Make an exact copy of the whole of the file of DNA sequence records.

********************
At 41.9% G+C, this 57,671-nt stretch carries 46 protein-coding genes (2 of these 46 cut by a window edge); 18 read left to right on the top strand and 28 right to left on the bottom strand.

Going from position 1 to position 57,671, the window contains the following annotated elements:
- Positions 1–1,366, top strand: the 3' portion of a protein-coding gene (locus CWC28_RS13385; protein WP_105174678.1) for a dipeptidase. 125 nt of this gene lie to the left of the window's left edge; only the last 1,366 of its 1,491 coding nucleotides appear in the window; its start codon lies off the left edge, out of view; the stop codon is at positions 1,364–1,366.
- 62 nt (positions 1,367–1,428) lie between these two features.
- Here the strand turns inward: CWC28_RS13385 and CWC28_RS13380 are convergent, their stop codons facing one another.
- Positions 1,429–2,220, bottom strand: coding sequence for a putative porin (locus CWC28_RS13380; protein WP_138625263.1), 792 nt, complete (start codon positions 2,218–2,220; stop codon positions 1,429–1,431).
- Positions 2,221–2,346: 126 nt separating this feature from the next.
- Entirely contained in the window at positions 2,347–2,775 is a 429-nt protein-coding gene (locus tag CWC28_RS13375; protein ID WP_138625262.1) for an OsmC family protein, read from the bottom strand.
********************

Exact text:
At 41.9% G+C, this 57,671-nt stretch carries 46 protein-coding genes (2 of these 46 cut by a window edge); 18 read left to right on the top strand and 28 right to left on the bottom strand.

Going from position 1 to position 57,671, the window contains the following annotated elements:
- Positions 1–1,366, top strand: the 3' portion of a protein-coding gene (locus CWC28_RS13385; protein WP_105174678.1) for a dipeptidase. 125 nt of this gene lie to the left of the window's left edge; only the last 1,366 of its 1,491 coding nucleotides appear in the window; its start codon lies off the left edge, out of view; the stop codon is at positions 1,364–1,366.
- 62 nt (positions 1,367–1,428) lie between these two features.
- Here the strand turns inward: CWC28_RS13385 and CWC28_RS13380 are convergent, their stop codons facing one another.
- Positions 1,429–2,220, bottom strand: coding sequence for a putative porin (locus CWC28_RS13380; protein WP_138625263.1), 792 nt, complete (start codon positions 2,218–2,220; stop codon positions 1,429–1,431).
- Positions 2,221–2,346: 126 nt separating this feature from the next.
- Entirely contained in the window at positions 2,347–2,775 is a 429-nt protein-coding gene (locus tag CWC28_RS13375; protein ID WP_138625262.1) for an OsmC family protein, read from the bottom strand.